In Notion, we save our onboarding documents and guidelines for different departments. New people can e-meet the team and check out everyone’s picture, details and fun fact on the Team page. In this space, we also host our content style guide, meeting notes, training and company values.

Github project management remote team tool

5. GitHub for project management

Our developers have been working with GitHub for years, but more recently we’ve started using it more team-wide to manage tasks, releases and bugs. This was needed to keep everyone on the same page.

With a small team, it’s easy to divide the tasks among each other. For example, for a long time, we only had 1 Content Writer and 1 Designer. Every task would automatically be assigned to that person in the department. When our team grew, we knew we needed a tool that would show each task, the responsible person, progress and deadline. GitHub does exactly that, making it easy for team members and Project Managers to keep an overview of the ongoing tasks and roadmap.

Within GitHub, you can set up notifications that’ll automatically let you know when someone commented or tagged you in an issue. Individual team members can also create their own tickets, for example when they find an improvement for the website or want to forward a customer request. Easy and efficient!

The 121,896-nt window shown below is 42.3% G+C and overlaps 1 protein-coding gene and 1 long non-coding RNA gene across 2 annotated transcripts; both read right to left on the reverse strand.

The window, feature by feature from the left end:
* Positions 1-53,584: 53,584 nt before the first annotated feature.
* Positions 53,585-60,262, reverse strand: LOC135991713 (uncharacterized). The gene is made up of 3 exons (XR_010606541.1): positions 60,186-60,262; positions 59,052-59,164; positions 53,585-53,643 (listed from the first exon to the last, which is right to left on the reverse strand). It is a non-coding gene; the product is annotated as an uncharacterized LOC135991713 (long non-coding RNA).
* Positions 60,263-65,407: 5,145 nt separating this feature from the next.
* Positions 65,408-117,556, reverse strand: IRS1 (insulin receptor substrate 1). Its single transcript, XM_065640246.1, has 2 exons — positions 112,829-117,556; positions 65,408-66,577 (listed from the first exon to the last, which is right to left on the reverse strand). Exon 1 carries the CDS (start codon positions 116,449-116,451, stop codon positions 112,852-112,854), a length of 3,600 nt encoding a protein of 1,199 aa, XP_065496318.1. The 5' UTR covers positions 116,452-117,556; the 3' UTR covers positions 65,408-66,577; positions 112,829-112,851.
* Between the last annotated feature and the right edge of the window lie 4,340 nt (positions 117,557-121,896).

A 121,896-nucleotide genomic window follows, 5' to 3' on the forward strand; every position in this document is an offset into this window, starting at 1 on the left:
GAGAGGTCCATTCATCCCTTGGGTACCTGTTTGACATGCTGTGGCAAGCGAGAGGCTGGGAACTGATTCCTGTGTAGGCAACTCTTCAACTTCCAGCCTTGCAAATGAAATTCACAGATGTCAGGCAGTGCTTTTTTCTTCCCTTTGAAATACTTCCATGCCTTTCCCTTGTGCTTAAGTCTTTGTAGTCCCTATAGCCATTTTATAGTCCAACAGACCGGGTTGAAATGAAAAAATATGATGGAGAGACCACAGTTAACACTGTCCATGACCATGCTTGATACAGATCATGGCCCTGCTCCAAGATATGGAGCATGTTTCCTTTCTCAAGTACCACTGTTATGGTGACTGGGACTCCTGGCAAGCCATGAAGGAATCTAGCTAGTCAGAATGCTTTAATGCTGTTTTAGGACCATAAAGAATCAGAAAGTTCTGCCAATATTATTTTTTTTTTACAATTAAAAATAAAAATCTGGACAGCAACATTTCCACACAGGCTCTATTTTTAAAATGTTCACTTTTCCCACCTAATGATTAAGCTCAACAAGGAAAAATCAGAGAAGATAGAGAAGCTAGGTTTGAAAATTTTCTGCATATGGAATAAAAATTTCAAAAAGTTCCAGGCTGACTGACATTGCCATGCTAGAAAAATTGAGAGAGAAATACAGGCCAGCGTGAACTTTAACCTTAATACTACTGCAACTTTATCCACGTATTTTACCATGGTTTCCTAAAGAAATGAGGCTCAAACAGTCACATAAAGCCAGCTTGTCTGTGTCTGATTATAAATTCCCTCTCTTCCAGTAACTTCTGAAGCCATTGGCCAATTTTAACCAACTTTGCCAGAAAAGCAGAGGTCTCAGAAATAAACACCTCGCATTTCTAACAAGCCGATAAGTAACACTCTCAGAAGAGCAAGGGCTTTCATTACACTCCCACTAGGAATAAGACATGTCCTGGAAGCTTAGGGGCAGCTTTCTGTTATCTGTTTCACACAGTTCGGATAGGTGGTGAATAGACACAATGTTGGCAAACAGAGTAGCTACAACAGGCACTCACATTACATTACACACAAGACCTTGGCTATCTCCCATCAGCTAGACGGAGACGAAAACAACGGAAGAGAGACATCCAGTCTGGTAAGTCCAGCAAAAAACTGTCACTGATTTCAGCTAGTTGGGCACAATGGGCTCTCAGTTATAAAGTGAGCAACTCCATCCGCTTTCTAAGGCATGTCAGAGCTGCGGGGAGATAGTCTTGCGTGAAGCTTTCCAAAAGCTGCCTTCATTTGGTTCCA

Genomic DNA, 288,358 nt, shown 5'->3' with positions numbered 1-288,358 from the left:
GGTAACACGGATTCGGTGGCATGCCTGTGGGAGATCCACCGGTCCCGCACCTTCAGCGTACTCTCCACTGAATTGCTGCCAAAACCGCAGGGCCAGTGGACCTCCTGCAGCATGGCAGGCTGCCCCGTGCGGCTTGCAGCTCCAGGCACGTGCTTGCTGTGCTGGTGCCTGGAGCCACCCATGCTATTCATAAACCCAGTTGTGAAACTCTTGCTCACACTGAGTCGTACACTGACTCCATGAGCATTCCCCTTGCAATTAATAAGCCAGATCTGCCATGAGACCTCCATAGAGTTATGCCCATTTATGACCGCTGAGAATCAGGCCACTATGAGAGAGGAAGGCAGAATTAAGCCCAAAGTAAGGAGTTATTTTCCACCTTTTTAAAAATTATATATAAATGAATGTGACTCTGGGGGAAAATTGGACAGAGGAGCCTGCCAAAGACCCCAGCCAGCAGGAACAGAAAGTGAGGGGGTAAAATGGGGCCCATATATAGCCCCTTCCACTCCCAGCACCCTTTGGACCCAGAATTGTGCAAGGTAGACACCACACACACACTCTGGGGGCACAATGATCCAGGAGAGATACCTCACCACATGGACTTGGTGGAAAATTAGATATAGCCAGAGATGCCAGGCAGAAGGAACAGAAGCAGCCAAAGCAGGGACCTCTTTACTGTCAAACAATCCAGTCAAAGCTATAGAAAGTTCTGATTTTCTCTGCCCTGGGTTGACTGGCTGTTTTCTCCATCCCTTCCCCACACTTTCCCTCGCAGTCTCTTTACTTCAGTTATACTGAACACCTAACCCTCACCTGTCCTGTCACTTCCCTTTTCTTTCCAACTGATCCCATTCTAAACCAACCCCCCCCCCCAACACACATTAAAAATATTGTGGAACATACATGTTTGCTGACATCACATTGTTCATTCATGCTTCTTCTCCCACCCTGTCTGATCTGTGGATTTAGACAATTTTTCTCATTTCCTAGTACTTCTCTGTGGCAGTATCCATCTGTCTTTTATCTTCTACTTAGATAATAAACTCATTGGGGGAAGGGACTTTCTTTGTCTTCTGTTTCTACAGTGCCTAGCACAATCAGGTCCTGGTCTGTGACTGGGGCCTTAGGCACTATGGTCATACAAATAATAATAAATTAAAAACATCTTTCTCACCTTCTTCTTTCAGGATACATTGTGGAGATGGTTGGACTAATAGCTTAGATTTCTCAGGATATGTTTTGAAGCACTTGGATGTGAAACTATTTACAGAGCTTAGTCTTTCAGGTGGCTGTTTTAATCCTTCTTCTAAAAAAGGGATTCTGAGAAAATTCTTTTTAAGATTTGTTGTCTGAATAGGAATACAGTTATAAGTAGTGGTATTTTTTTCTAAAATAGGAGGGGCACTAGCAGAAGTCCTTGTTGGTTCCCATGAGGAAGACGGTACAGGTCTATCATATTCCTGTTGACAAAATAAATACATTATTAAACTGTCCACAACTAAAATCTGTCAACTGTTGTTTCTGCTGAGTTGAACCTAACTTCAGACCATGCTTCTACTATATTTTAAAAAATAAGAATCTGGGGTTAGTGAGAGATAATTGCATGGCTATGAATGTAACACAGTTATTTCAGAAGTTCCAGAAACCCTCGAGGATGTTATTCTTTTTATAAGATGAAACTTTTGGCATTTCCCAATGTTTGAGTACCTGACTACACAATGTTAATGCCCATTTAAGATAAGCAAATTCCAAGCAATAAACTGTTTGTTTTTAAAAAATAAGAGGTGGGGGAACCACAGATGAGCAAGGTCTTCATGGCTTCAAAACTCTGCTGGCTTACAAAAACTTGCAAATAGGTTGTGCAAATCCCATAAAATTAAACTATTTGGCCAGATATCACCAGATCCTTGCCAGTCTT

Google Drive remote team tool

6. Google Drive for our files and storage

Google Drive includes everything from Docs to Sheets and Slides. Though we don't use Sheets that often as it lacks advanced features that Excel does offer, we do love Google Docs. It's the perfect tool for our team to collaborate. By adding comments we can discuss things directly within the document and by using the suggestion mode, our copywriters can easily proofread texts.

Google Drive is a good remote team communication tool as it allows you to quickly share files and folders. As everything is online, we don't have to bother with uploading files to share them with team members. Instead, we just share the Google URL or invite people to collaborate using the Share button.


Final thoughts

The remote team collaboration tools above definitely help us to create a better work environment and thrive as a remote-first team, but at the end of the day, they’re just tools! It’s the team and their participation that needs to make it happen. When everyone is engaged and making an effort to keep each other in the loop, it’ll feel like we’re all working in the same room. 

Start with a set of clear company values, bring together like-minded people and use these collaboration tools to grow a remote team that rocks!

What tools does your company use that benefits the team and your work? Let us know!

Megan de Graaf

Hi there, I’m Megan. The content you read around here is probably written by me (or my pen pal Jonas). I’m based in Berlin and have helped many start-ups grow their online visibility. Blogging has always been my thing—from running artist fan pages as a teenager to now discovering upcoming talent on Sign This Kid.